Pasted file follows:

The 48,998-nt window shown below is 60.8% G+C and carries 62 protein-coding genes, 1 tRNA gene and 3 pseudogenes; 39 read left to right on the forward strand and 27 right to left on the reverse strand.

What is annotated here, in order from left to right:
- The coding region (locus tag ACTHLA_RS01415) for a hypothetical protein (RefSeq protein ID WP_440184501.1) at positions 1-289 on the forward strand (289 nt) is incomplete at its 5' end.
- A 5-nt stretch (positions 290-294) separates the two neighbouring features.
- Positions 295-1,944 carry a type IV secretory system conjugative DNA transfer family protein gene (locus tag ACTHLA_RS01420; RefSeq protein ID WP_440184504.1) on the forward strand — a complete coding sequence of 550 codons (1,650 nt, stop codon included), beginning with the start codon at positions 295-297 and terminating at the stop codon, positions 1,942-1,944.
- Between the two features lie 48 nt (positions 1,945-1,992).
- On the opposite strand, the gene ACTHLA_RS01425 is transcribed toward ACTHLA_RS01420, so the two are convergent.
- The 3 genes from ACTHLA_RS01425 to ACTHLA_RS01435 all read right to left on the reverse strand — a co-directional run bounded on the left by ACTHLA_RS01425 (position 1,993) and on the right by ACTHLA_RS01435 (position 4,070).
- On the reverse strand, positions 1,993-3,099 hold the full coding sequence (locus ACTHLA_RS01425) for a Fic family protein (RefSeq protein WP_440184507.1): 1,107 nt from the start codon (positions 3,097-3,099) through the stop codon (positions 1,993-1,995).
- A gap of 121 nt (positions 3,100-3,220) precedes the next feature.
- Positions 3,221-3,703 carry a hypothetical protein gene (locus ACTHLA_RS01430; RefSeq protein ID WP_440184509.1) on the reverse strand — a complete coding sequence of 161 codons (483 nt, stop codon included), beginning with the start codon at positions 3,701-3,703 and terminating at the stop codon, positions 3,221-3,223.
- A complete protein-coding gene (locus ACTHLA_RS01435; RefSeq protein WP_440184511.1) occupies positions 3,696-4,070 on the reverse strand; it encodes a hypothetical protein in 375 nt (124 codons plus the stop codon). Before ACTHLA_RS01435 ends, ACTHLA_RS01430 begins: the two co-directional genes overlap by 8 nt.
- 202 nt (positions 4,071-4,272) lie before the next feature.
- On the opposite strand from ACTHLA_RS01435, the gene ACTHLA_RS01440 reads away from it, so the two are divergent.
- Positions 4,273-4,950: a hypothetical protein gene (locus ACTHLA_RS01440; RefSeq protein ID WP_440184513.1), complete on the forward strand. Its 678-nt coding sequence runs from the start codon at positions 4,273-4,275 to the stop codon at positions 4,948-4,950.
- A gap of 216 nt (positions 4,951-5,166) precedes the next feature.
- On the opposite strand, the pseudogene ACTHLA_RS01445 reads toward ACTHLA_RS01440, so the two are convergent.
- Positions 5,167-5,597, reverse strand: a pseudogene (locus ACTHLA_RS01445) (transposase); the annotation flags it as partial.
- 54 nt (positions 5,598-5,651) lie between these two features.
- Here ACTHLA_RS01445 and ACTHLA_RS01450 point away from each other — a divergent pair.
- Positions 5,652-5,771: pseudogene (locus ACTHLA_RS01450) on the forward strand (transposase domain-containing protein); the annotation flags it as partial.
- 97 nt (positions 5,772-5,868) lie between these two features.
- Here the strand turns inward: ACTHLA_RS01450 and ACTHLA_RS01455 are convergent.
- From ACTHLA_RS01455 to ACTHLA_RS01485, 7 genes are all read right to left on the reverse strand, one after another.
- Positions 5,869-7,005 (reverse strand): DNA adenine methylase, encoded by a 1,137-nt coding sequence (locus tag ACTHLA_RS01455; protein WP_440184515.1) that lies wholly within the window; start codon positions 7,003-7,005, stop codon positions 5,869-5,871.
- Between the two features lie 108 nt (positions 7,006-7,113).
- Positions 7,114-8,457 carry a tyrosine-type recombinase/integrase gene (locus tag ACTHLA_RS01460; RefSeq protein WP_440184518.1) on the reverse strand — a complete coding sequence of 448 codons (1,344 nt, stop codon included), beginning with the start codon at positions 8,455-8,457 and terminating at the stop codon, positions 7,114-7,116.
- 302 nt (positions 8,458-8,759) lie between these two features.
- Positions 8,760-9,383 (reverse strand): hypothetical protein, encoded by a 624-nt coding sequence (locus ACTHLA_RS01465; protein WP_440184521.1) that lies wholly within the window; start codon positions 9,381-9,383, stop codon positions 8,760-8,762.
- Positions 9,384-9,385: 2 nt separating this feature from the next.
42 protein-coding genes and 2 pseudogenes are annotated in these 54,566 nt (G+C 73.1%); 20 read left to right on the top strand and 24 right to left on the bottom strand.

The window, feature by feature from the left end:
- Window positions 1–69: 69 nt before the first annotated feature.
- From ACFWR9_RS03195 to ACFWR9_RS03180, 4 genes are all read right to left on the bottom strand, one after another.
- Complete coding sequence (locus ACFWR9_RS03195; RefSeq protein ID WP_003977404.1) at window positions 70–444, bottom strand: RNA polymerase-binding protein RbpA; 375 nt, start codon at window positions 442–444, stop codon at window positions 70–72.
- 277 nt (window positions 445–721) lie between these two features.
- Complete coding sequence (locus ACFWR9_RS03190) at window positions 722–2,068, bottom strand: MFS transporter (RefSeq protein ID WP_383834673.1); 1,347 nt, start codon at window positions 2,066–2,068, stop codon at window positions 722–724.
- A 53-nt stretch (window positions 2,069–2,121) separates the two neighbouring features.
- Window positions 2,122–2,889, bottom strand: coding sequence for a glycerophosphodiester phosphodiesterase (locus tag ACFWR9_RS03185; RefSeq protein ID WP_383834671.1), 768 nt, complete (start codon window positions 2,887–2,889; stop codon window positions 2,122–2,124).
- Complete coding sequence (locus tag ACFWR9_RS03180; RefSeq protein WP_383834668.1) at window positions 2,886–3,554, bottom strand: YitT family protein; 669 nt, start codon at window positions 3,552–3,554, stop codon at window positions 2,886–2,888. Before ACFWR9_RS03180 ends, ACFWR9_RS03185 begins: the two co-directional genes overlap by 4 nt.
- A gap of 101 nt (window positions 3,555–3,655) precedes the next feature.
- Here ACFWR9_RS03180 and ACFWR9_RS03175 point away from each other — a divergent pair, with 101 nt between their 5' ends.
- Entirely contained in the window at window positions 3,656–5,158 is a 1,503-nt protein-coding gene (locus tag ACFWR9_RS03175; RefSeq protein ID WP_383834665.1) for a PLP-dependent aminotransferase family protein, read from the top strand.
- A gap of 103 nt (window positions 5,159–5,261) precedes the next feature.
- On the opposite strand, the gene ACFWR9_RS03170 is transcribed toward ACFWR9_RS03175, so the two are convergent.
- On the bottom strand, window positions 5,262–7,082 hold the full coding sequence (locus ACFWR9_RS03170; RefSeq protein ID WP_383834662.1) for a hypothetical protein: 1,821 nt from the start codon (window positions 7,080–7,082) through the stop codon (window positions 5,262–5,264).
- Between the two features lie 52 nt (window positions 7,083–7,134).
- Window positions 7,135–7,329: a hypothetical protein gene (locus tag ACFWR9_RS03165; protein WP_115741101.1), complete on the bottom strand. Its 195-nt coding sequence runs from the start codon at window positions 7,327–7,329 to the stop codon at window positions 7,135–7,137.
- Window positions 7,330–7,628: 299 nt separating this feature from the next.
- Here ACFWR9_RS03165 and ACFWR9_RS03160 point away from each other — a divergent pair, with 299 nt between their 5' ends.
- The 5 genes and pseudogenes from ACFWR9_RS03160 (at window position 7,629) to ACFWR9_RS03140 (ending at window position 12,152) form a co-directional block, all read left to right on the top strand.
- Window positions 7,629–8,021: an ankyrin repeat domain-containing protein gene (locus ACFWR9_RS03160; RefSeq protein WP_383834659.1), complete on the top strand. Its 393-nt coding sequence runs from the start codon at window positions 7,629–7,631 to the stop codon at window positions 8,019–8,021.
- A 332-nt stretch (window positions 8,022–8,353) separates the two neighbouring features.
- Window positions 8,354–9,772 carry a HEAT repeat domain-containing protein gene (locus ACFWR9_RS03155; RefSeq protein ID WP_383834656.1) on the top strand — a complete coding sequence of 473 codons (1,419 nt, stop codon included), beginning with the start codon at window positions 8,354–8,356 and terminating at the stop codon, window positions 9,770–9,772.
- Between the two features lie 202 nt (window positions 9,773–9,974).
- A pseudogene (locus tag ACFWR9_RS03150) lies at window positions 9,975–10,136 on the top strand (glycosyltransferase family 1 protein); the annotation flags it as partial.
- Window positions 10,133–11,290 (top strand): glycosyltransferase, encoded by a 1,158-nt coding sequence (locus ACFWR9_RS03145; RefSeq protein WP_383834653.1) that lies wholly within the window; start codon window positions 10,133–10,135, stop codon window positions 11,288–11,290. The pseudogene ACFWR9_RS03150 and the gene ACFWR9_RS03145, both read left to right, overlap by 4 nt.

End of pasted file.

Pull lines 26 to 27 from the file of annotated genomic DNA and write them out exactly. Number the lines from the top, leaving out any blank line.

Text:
- Between the two features lie 108 nt (positions 7,006-7,113).
- Positions 7,114-8,457 carry a tyrosine-type recombinase/integrase gene (locus tag ACTHLA_RS01460; RefSeq protein WP_440184518.1) on the reverse strand — a complete coding sequence of 448 codons (1,344 nt, stop codon included), beginning with the start codon at positions 8,455-8,457 and terminating at the stop codon, positions 7,114-7,116.